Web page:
All of Australia admired the putt on the 10th (the second replay hole) that won Adam Scott the Masters at Augusta.
Much has been said about Adam Scott’s win – none better than Peter Fitzsimons.
But the win wasn’t set up at the last hole with the last putt. There are several key moments that to preceded that moment in order for him to eventually capitalise on the opportunity.
There are a few obvious milestones along the way:
- It took years of training to get there.
- It took years of performing at the highest levels to be invited to that specific tournament.
- He had to play consistently well (under pressure) for four days before that moment.
- He had to keep the faith even though he wasn’t in the lead.
But this is where it gets interesting. There are many players – arguably even most of the field – that did all of the above.
On the last hole of the last day Scott sunk an excellent putt to take the lead. His opponent had to approach the green and sink the putt (make a birdie) just to draw level. Adam celebrated and pumped his fist when he did it. The emotional high was obvious and it was intense.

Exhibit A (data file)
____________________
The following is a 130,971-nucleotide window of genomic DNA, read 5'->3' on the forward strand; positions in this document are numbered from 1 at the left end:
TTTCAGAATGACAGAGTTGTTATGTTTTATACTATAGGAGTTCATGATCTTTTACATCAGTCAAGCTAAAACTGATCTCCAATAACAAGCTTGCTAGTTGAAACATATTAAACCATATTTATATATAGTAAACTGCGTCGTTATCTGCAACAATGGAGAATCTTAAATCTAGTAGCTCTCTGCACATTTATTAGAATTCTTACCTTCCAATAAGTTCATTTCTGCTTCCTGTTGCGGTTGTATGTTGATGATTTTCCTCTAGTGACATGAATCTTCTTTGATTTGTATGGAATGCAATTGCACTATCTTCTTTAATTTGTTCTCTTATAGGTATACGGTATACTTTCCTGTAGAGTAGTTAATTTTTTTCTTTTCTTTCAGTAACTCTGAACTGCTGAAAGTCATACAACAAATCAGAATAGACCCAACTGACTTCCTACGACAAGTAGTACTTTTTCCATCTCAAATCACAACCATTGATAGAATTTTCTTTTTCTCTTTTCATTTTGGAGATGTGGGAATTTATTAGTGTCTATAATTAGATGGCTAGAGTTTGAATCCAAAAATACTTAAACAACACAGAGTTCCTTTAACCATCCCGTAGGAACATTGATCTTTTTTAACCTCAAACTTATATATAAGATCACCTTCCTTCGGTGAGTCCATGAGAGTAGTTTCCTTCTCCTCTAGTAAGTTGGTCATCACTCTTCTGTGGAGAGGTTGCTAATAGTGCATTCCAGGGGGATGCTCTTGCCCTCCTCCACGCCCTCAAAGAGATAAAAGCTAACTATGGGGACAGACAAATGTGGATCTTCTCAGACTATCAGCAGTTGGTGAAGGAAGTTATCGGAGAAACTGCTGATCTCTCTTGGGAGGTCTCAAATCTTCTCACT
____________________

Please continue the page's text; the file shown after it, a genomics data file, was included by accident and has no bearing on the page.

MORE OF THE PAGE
He trudged off to complete his scorecard.
His opponent (what a revelation Angel Cabrera was!) played the perfect approach shot and left himself with only a short putt to draw level. Which he duly did.
What happened next is what distinguished champions from the mere mortals.
Adam had to regather himself and return to the first play-off hole. Like a champion he played every shot well, but his opponent matched him shot for shot. Both had to putt again; on the same hole where Scott thought he might have had it won a few minutes earlier.
Scott was closest to the pin, which meant his opponent had to putt first. Cabrera sank a longish putt which demanded Scott had to sink his stay in the game. It was a relatively simple putt of about three feet (a metre or so). He would expect to sink it 999 time out of a thousand.
But if you know anything about golf you will also know that these putts that you are expected to sink. Just the previous year at the British Open he let a 3-shot lead slip over the last three holes. Those thoughts must have been swirling in his head.
He rolled the three-footer in confidently.
They then played the second play off hole and we all know what happened. He had to sink a fairly long putt – one that no one would have strange if he had missed it. And he made it.
But I firmly believe that the previous putt on the first play-off hole was the one where the pressure was most. And that is where his champion credentials shone the brightest. And that shot was the difference between a champion and a great champion.
But most importantly: He celebrated his victory with humility.
And that my friend, is the difference between a great champion and a legend.